Being proficient at fishing usually comes from making the right decisions at the right time. Judging how long to run an offering before changing is only a call a person can make at that exact moment. Are there other boats around catching? Is the weather allowing me to troll effectively? Am I keeping my offering in front of fish? If you are feeling like you are checking all those boxes then switching every ten minutes or so might make sense. If the fish are scattered, the wind is only allowing you to troll a little bit before you’re going too fast or too slow, or debris is effecting how long you can actually fish unimpeded—you might want to soak those offerings a little longer.
There are some great scents out there, but once again, it’s not going to be the magic bullet if you’re not in front of them.
So let’s say you’ve started with your initial setup and feel confident you have presented it correctly in front of fish, now what? Over years of experience this next decision has led to more fish being caught than anything else when I can’t buy a bite. It’s not the color or the scent of the presentation, it’s the size. At this point I have something that is shying the fish away or not getting enough attention from the fish. I like to move the size up and down before anything else. Moving up to a Brad’s Kokanee Cut-Plug can put a LOT of action on your corn in a hurry, or moving down to the tiniest of Spin-N-Glos can entice a bite from wary fish. Either way, I’ve seen that change have a dramatic effect on my bites more than anything else.
Another huge piece to the puzzle is speed. We’ve all seen it before, an outside rod on a turn getting nailed, a gust of wind triggering a bite—speed can be super critical. What I find is that kokanee can be super sensitive to the speed to where the difference of .2 to .3 mph can change everything. Once you’ve started getting some grabs due to targeting and presentation size, you may need to adjust your speed to fine tune it even more. Pay attention to which rods are getting bites when you make a turn, as in if the outside or inside rods are the ones being bit and either speed up or slow down respectively.
With the “big three” I try to avoid situations where an angler thinks color had everything to do with their success and not any of the variables listed. A few days ago I met an angler that caught a few fish that day on a pink hootchie. It was the only thing he got bites on. He switched everything to the pink hootchies but never got the results that he had on the one rod vs. the others. I asked him what else he was running and he stated he had orange on the other rods. Then I asked him where he was fishing in the water column and found out the pink one was on the surface and everything else was down at least 30 feet. Due to the time of year and conditions, no matter what he ran at 30 feet it wasn’t going to get touched even though he switched out those rods to the hot color. His surface rod with the pink hootchie kept catching a few but his other rods didn’t have a prayer.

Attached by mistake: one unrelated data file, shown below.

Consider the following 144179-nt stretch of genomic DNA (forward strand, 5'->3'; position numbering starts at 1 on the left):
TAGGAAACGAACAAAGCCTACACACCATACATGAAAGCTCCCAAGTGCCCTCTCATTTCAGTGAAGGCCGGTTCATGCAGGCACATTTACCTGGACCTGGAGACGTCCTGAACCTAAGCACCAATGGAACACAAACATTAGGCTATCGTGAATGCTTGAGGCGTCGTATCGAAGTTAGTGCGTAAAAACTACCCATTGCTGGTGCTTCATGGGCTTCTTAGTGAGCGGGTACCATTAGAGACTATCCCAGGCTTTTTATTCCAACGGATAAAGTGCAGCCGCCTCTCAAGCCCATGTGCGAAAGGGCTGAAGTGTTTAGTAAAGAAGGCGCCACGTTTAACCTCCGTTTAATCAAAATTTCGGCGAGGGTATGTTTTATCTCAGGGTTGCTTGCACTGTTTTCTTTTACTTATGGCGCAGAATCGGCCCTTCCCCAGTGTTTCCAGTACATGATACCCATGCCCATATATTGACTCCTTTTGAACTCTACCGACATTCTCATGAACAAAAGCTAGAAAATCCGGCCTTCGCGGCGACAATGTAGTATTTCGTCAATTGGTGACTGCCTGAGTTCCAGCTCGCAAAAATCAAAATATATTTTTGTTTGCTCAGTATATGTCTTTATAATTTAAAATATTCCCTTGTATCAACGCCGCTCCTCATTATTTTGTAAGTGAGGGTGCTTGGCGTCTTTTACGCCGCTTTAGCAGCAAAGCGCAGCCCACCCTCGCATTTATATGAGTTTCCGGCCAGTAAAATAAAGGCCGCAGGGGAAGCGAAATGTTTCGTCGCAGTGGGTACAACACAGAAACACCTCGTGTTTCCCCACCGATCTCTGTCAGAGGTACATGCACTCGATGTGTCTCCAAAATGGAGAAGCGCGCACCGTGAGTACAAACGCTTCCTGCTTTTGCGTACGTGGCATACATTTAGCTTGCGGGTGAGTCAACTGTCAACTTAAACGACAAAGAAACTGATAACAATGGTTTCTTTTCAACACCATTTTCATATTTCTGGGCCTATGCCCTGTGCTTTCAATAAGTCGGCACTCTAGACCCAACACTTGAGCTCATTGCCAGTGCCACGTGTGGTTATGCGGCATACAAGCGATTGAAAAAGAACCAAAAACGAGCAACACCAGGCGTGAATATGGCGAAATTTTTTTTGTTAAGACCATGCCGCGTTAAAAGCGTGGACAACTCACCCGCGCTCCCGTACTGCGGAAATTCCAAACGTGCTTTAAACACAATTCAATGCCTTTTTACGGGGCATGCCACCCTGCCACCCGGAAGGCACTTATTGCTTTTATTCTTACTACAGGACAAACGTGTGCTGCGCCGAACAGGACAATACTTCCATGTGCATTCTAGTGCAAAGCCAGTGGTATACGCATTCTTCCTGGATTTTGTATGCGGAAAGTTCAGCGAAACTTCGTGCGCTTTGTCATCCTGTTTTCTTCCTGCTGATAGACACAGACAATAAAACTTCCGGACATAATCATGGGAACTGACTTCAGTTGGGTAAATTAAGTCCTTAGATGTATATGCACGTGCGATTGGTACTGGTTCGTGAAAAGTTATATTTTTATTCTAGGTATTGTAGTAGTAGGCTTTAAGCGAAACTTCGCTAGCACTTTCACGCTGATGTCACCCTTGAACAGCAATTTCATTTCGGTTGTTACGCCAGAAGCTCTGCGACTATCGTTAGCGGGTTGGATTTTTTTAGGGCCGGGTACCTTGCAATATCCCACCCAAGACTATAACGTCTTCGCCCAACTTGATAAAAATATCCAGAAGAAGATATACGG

For the most part they’re curious biters and anything that you are throwing at them doesn’t replicate anything that they have either fed on or smelled. There’s no corn hatch on our lakes. Every now and then when you have the gear in front of them, you narrowed down what size presentation they prefer and you have a good speed, scent can spur some additional bites. There are some great scents out there, but once again, it’s not going to be the magic bullet if you’re not in front of them.
Moving up to a Brad’s Kokanee Cut-Plug can put a LOT of action on your corn in a hurry, or moving down to the tiniest of Spin-N-Glos can entice a bite from wary fish.
It does seem like anglers either get it or don’t when it comes to kokanee catching. Good limits or scratching a few. Now I’ll be the first to admit there are days where even the best targeting and presentations can’t will a bite out of fish, or at least the amount that I want, but for the most part if I’m going to turn on a slow bite, I’ll make an adjustment in the “big three” categories first.
Cameron Black - Gone Catchin’ Guide Service www.gonecatchin.net